Mexico City – Mexico (Tuesday, 01/20/2015, Gaudium Press) 2,200 was the total of pilgrimages for the year 2014 at the Shrine of Our Lady of Guadalupe in Mexico. The information was given by the Guadalupano Bulletin of the Basilica of Our Lady of Guadalupe. More than 8 million visitors were recorded only during the celebrations of the 483º anniversary of the Marian apparitions in the month of December.
|Among the largest pilgrimages is the one of the Archdiocese|
of Mexico City, with 20.000 pilgrims Photo: SIAME.
According to the Guadalupano Bulletin among the most numerous pilgrimages came from the Mexican dioceses, in particular the Querétaro Diocese with about 80 thousand people and the Toluca and Atlacomulco with 40,000 pilgrims.
Also the Shrine received many visitors from other countries as the United States, Colombia and Brazil.
But the real figures are even higher since the Sanctuary received hundreds of unregistered pilgrimages who joined in to common liturgical activities of the Shrine.
The report also refers to the more flashy pilgrimages, including those who carried out the mariachis, the ballooner, motorcyclists, and the coming of Iztapalapa with the huge coverage of flowers, among others things.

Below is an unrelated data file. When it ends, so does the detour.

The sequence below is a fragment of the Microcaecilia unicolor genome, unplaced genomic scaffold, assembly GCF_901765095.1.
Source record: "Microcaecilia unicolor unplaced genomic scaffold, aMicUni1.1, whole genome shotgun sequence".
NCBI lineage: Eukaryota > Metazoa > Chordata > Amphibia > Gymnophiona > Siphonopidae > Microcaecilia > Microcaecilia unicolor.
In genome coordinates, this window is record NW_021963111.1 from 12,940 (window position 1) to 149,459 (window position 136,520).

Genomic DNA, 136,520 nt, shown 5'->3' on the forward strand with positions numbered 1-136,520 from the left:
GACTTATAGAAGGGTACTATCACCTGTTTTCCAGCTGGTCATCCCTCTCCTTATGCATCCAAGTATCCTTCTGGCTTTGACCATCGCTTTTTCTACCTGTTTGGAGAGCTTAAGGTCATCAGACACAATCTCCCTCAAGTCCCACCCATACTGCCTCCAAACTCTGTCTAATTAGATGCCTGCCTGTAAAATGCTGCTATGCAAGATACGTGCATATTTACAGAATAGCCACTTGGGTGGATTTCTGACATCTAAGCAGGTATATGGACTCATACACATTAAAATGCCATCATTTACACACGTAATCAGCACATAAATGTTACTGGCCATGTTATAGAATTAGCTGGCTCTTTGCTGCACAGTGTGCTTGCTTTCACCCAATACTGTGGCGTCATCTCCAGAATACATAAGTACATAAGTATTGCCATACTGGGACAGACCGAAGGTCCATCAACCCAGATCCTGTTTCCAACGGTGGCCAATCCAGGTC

The Basilica of Our Lady of Guadalupe is one of the Marian Shrines most visited in the world, along with Lourdes and Fatima. And is situated on the hill of Tepeyac in Mexico City, and each year welcomes around 14 million pilgrims. The enclosure is formed by a Basilica, Chapel of the Cerrito, the Chapel del Pocito, the Chapel of the Indians, the Parish of the Capuchinas and the Museum of the Basilica.
The story is that the Mother of God appeared on more than one occasion to Juan Diego Cuauhtlatoatzin -known as the Indian Juan Diego, canonized by the Catholic Church, on the hill of Tepeyac, which in pre-Hispanic period was a place of religious worship of the inhabitants of the valley of Mexico.
|In the month of December, more than 8 million|
pilgrims. Photo: SIAME.
In her last appearance, the Blessed Virgin Mary asked Juan Diego to go and meet the Bishop of Mexico, Juan de Zumarraga, from whom he took roses (flowers that were not common in region) in his woven Ayate, that served as poncho,. When Juan Diego unfolded his Ayate before the Bishop, the picture of the Mother of God, was printed miraculously in his Ayate. It is today one of the most venerated Marian devotions in the world. (GPE / EPC)